A POEM FOR OCCUPY, 4 YEARS LATER
I write the same poems over and over
trying to send them into space.
While we are still asking:
CAN WE TRUST THIS MAN WITH THE BOMB?
And TVs shift with other forms of trauma
in a speech calculated for the maximum response
of the part of me that churns in uncomfortable clothes and situations.
If I were to ask what is wrong with wanting to know
if by this time next century we will still question
the nature of nature, I don’t want an answer.
Just a structural silence spilled out
like the cunning dives of puffins in Old Reykjavik harbor.
I’m told this is how you find whales:
watch the birds and their massing over the seemingly empty water.
If we had known that all the steel we tried to make sure we
had forgotten would come back, hot and white, could we
have don’t anything to prevent it?
In the present, we hold the past up, flog it, saying: See, see
what you’ve done now?
Nothing seems out of place in a collage. Strips of paper, the
glue, some pen or paint become legible in the their seeming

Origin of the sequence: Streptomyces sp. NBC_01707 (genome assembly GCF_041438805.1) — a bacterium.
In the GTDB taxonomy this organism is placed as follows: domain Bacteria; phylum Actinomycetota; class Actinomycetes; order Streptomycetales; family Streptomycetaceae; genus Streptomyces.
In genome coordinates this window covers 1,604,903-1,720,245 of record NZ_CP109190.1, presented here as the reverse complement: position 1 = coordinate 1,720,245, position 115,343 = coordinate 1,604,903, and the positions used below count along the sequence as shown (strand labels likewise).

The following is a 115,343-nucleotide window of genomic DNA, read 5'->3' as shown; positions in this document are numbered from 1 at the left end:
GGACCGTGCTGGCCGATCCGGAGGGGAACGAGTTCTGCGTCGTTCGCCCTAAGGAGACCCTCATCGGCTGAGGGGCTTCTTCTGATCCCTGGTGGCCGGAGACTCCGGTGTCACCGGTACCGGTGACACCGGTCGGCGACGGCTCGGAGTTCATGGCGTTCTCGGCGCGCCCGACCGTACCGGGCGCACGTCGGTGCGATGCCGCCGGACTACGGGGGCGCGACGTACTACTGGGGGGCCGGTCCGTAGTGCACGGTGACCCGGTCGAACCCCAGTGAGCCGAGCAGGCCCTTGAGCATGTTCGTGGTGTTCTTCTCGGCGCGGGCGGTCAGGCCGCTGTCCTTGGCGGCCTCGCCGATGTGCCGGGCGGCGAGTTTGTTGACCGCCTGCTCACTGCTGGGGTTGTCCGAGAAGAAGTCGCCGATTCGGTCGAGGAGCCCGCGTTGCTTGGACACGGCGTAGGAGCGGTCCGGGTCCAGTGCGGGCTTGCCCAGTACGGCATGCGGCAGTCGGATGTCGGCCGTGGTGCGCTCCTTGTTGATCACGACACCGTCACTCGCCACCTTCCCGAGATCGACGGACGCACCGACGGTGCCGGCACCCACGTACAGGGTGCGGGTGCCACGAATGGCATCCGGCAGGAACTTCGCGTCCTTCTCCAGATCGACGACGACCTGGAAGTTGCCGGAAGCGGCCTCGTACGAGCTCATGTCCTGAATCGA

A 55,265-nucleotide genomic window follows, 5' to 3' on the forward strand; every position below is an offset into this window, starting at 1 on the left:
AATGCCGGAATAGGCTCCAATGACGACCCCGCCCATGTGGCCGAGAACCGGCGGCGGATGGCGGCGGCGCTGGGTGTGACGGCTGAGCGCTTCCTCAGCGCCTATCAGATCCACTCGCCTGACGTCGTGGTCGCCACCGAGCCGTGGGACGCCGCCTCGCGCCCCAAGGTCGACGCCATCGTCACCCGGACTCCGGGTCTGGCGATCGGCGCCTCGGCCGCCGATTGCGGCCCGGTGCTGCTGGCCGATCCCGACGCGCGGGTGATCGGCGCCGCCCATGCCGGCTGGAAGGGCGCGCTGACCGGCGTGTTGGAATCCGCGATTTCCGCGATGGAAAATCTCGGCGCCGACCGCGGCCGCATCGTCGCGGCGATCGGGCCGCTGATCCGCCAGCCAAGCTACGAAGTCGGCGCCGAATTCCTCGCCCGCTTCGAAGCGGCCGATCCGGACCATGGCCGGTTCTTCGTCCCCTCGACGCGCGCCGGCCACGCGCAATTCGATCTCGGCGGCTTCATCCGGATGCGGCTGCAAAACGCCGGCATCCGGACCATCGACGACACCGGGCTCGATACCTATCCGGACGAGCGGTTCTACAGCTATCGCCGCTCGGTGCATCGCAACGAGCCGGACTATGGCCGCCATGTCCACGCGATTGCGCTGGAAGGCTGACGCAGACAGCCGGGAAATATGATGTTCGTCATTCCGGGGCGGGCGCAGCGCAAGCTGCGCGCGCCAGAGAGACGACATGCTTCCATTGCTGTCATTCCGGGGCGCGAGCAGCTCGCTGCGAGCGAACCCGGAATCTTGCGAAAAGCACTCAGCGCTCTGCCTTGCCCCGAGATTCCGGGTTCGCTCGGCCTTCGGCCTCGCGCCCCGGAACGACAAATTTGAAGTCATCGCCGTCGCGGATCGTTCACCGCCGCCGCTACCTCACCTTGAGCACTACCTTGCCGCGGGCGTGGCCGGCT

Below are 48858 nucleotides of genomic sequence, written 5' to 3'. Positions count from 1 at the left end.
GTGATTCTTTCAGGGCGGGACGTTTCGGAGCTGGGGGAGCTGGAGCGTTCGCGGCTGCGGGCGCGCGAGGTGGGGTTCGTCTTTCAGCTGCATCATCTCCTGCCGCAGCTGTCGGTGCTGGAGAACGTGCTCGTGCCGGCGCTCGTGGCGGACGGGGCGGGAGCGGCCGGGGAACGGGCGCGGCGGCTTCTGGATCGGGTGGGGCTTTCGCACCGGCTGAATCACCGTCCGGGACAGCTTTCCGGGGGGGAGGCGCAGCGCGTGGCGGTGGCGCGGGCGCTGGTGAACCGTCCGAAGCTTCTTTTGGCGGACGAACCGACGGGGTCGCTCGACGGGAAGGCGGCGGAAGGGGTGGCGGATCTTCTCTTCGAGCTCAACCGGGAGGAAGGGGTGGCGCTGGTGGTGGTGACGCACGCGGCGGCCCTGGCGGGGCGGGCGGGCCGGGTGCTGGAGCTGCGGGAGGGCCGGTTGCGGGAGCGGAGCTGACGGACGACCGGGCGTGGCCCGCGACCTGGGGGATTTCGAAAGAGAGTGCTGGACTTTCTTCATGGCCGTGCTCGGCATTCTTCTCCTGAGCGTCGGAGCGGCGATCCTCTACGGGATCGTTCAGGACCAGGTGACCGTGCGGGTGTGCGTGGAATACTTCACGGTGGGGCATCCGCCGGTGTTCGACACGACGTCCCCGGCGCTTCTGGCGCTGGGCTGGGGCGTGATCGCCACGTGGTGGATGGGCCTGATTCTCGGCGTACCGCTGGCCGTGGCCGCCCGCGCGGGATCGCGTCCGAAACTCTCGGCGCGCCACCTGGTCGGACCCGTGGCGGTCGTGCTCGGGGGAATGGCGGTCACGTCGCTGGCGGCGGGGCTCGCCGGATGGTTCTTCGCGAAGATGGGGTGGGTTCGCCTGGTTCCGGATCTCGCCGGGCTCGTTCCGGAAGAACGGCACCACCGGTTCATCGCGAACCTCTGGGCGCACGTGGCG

confusion. In our confusion we want to take this mess,
people red with solitude, and create a new meaning.
Politics always want you to know that it cares. We consume
the news, is a phrase I know I’ve heard.
Nicodemus Nicoludis is a poet and writer living in Brooklyn, NY. He has earned an MFA from Sarah Lawrence College and his work appears or is forthcoming in Stonecoast Review, Potluck Mag, A Literation, Luke’s Zine and elsewhere. He reviews music and books for Spectrum Culture and you can find him online @nicodemvs”
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Cover Photo:Amaya O (https://www.flickr.com/photos/minimizan/)